Defense in Kim Jong Nam murder case fears ‘trial by ambush’ The Jakarta Post

Handcuffed and facing the judge, two young women accused of poisoning Kim Jong Nam appeared in court Thursday as their lawyers said Malaysian police still have not handed over security camera footage and documents crucial to the defense.

Siti Aisyah, from Indonesia, and Doan Thi Huong of Vietnam are the only suspects in custody in the Feb. 13 killing of Kim, the estranged half brother of North Korea’s ruler. Four North Korean suspects fled the country the day of the murder, police say.

“The accused person should not be denied her fundamental right to a fair trial,” said Aisyah’s attorney Gooi Soon Seng. He said he has been waiting for police to provide surveillance video and statements from three North Korean men who were questioned and released.

“Neither side may seek unfair advantage by concealing weapons behind its back. There should be no trial by ambush,” Gooi said.

The judge postponed the hearing until May 30.

National police chief Khalid Abu Bakar said later Thursday that defense lawyers must apply for the evidence through the courts and that police have to get clearance from the attorney general before releasing it.

When asked about lawyers’ contention that they had sent requests five times, by fax and by hand, without getting a police reply, Khalid said, “Maybe it did not reach the correct officer. … There must be some communication breakdown somewhere.”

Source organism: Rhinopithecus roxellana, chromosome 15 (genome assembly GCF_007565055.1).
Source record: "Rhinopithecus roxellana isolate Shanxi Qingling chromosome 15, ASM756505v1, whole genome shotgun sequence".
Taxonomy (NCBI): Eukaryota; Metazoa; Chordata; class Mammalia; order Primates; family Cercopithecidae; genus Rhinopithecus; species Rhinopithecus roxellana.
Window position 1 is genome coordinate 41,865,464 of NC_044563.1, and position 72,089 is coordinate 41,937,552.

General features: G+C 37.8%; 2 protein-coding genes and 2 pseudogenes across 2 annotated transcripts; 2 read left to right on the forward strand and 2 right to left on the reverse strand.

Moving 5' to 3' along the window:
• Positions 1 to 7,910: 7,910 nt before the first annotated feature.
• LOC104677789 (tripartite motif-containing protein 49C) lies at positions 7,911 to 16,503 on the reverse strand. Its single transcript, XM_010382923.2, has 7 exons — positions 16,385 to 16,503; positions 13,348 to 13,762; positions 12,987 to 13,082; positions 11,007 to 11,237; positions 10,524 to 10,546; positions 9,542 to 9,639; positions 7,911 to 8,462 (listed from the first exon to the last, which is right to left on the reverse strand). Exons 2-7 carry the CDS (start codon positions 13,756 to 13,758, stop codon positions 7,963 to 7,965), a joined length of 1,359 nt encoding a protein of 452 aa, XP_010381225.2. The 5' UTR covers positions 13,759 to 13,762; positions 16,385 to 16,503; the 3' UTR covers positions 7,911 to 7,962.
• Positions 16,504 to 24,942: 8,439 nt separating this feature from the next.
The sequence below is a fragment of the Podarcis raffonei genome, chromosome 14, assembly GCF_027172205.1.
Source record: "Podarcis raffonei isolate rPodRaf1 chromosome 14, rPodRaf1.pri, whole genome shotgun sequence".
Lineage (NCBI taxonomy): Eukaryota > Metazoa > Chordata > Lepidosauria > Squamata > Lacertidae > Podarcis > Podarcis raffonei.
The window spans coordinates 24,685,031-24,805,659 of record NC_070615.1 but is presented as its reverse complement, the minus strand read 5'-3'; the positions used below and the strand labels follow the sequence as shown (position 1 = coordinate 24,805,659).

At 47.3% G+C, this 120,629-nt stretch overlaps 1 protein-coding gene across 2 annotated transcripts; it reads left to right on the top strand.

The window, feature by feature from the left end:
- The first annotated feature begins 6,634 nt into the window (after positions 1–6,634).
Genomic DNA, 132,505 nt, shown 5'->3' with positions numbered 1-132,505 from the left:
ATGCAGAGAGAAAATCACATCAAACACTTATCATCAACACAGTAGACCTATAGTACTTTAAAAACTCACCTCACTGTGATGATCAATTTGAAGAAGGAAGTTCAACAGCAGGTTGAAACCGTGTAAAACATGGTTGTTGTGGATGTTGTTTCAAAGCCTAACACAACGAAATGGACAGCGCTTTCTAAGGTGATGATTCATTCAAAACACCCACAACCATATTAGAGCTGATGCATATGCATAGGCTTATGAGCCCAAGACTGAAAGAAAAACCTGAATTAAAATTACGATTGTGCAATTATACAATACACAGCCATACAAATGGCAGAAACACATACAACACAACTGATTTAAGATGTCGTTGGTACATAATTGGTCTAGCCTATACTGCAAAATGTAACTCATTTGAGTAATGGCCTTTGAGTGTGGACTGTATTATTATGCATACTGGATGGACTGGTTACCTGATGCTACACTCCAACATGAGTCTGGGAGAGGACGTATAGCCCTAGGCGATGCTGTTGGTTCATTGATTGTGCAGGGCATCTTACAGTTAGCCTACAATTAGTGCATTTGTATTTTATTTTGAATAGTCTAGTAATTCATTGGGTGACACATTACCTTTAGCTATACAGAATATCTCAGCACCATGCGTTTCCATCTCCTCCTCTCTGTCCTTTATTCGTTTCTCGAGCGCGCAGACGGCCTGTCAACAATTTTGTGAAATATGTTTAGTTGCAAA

The women are accused of smearing Kim’s face with banned VX nerve agent at a crowded airport terminal in Kuala Lumpur. But they say they were duped into thinking they were playing a harmless prank for a hidden-camera show.

The women face the death penalty if convicted.

Gooi said he fears the women will become scapegoats because all the other people believed to have knowledge of the case have left the country.

The four North Koreans who flew out of Malaysia the day of the murder are believed to be back in Pyongyang. And another three who stayed inside their country’s embassy in Kuala Lumpur to avoid questioning by police were allowed to fly home late last month after Malaysia struck a surprise deal with Pyongyang to ease tensions.